As this is my first column, I figured it’d be a good idea to write a short introduction about who I am, what I like, and what this is. The only problem is that I often have no idea how much context to give when it comes to introductions. I either feel like a short chump or a dreaded oversharer. So.

As far as interests go, mine revolve primarily around music and geography. I like the relationship between the two, and I love tracing back musical lineages to find where all the good stuff began. I have a knack for finding weird foreign stuff, particularly compilation albums, and I have a passion for sharing it. That’s what I’ll be doing here. My area of “expertise” falls somewhere along the rock ‘n roll – surf – garage – blues spectrum, but that doesn’t mean I can’t guarantee that I won’t throw in some Tuvan throat singing or folk recordings from Malawi.

Cool! I feel like that’s enough.


If I had discovered Bollywood at a younger age, I feel as if my life would’ve gone down a completely different path. Sure, yeah, I’m cool now, but imagine how much cooler I would be if the first album I bought with my own money was something by Ilaiyaraaja, instead of The Bridge by Ace of Base.

For the past seven or so years, I’ve been trying to track down sounds similar to Mohammed Rafi’s surf-inspired Bollywood masterpiece, “Jaan Pehechaan Ho.” It was the standout scene from the 1965 Indian suspense film, “Gumnaam,” which is the most interesting adaptation of “And Then There Were None” by Agatha Christie that I’ve ever seen. It’s also the only adaptation of “And Then There Were None” by Agatha Christie that I’ve ever seen.

The band portrayed in that scene, Ted Lyons & His Cubs, can also be seen in “Janwar,” a film released the same year as “Gumnaam” that’s a bit more jolly, considering it doesn’t focus on the, y’know, murder and attempted rape of its main characters. But “Janwar” does have something incredibly special — another Mohammed Rafi song that is some Uncanny Valley version of The Beatles’ “I Wanna Hold Your Hand.” The lyrics don’t quite translate the same, but “Look, no one knows yet / My heart loves you” over and over is almost as endearing as the original.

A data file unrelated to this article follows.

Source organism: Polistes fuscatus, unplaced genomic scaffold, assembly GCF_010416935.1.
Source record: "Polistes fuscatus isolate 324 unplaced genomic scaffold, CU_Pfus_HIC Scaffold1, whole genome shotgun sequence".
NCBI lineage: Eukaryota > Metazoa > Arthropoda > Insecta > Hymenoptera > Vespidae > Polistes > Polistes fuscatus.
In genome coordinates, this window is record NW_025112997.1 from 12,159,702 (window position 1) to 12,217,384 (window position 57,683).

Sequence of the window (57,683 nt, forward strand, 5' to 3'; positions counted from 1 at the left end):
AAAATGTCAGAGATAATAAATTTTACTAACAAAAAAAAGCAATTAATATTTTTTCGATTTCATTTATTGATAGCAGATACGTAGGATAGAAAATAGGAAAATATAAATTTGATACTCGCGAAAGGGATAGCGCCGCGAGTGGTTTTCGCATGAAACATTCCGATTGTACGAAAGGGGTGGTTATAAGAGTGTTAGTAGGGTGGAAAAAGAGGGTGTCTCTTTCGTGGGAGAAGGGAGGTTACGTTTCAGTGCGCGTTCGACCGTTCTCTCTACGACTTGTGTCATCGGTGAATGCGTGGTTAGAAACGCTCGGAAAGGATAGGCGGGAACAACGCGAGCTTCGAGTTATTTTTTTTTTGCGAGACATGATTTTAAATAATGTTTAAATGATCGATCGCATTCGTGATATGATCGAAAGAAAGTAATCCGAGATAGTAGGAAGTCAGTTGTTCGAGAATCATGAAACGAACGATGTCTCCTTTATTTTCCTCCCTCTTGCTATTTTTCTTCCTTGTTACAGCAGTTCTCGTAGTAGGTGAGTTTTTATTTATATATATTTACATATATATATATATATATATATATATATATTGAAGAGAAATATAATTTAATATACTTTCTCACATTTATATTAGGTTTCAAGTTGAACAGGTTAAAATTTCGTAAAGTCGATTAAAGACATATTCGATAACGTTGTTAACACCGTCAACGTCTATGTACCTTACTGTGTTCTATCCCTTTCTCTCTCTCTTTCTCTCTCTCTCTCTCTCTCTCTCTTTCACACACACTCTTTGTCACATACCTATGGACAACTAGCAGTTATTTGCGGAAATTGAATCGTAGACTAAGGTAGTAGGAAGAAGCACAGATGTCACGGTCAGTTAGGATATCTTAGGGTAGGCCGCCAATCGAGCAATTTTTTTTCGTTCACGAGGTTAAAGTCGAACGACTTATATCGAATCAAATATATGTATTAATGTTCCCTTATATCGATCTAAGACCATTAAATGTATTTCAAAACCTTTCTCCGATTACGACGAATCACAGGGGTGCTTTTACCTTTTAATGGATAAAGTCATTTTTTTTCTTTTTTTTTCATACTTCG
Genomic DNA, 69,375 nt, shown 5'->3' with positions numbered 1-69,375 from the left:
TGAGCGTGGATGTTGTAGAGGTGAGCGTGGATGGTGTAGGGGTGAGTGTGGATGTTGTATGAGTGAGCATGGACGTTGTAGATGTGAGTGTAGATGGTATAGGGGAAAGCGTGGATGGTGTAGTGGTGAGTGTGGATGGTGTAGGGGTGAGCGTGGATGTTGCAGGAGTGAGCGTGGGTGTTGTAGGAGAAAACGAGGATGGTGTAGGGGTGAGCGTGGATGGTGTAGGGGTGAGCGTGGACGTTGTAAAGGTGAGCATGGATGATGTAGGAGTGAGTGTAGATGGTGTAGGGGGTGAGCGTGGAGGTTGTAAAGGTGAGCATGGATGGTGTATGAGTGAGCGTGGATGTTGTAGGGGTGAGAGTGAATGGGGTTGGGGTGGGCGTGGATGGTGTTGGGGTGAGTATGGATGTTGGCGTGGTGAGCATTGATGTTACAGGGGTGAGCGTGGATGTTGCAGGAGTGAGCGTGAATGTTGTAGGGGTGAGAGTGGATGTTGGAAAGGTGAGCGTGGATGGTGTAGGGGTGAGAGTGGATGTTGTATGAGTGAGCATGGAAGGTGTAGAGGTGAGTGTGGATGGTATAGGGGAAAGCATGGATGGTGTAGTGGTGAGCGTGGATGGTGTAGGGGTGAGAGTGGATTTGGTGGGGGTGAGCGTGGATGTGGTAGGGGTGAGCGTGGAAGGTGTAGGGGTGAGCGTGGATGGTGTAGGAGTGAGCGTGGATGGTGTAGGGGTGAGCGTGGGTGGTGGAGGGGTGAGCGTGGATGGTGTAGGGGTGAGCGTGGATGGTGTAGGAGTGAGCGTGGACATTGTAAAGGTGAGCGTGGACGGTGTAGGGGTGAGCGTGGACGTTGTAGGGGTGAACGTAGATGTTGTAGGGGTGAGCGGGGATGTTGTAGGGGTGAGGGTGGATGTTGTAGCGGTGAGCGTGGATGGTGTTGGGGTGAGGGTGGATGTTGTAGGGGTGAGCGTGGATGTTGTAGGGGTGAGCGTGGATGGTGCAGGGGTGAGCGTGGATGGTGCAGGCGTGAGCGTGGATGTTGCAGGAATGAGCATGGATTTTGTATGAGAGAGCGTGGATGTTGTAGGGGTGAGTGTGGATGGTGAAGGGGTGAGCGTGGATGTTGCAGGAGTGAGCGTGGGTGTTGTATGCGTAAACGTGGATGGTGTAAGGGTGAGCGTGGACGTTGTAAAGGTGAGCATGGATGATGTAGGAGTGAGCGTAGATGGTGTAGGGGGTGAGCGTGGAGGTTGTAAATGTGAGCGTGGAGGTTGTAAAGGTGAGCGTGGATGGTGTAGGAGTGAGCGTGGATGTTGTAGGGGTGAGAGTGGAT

Anyway, on one of my searches for some rad Bollywood that wasn’t disco re-hash or the typical “girl lead supported by girl group sings sassy pop to boy lead supported by boy group,” I became so exasperated that I just Googled, “Bollywood rock ‘n roll,” because that’s exactly what I wanted. And man, did Google deliver. I mean, it literally gave me a video titled, “Bollywood rock ‘n roll.”

Videos speak louder than video descriptions, my friends:

The friendly people in the YouTube comments led me to the knowledge that this song, “Solla Solla,” was composed by the great Maestro Ilaiyaraaja — a name I recognized as the first Indian person to compose a full symphony (that was later performed by the Royal Philharmonic Orchestra in London, no less). Using this newfound information, I uncovered Solla Solla: Maestro Ilaiyaraaja and the Electronic Pop Sound of Kollywood 1977-1983, which very well may be the best album Finders Keepers has ever released.

This was the first album to convince me that not all Bollywood (in this case, Kollywood — essentially the same cinematic and musical styles as Bollywood, but from the Indian state of Tamil Nadu, just north of Sri Lanka) is about campy novelty or blatant pop-music ripoffs. I haven’t listened to this album >20 times because I find it amusing or weird. I’ve listened to it so many times because it’s really fucking good; it’s creative and fun and captivating and, in terms of lifting your spirits, this album has done more for me when it comes to pulling me out of the dregs of daily monotony than almost any other. It’s been over a year, and I have yet to tire of it.

Listen to these bad boys and tell me you don’t feel the same:

You can pick up this beauty of a comp from Finders Keepers, one of the finest archival labels active today. And come back soon, because the next album on my list focuses on 1960s-1980s pop music from Thailand that will make you swoon.



Previously on On Blast:
African Sixties Garage, Vol. 1
Thai Pop Spectacular

Maggie Spear is a good-for-nothin’ 22-year-old with an obsessive personality and a deliberately non-obsessive lifestyle. If you wanna send her some cool music and talk about things that you can’t talk about with anyone else, shoot her an email at maggiemariespear at Twitter is too much work.

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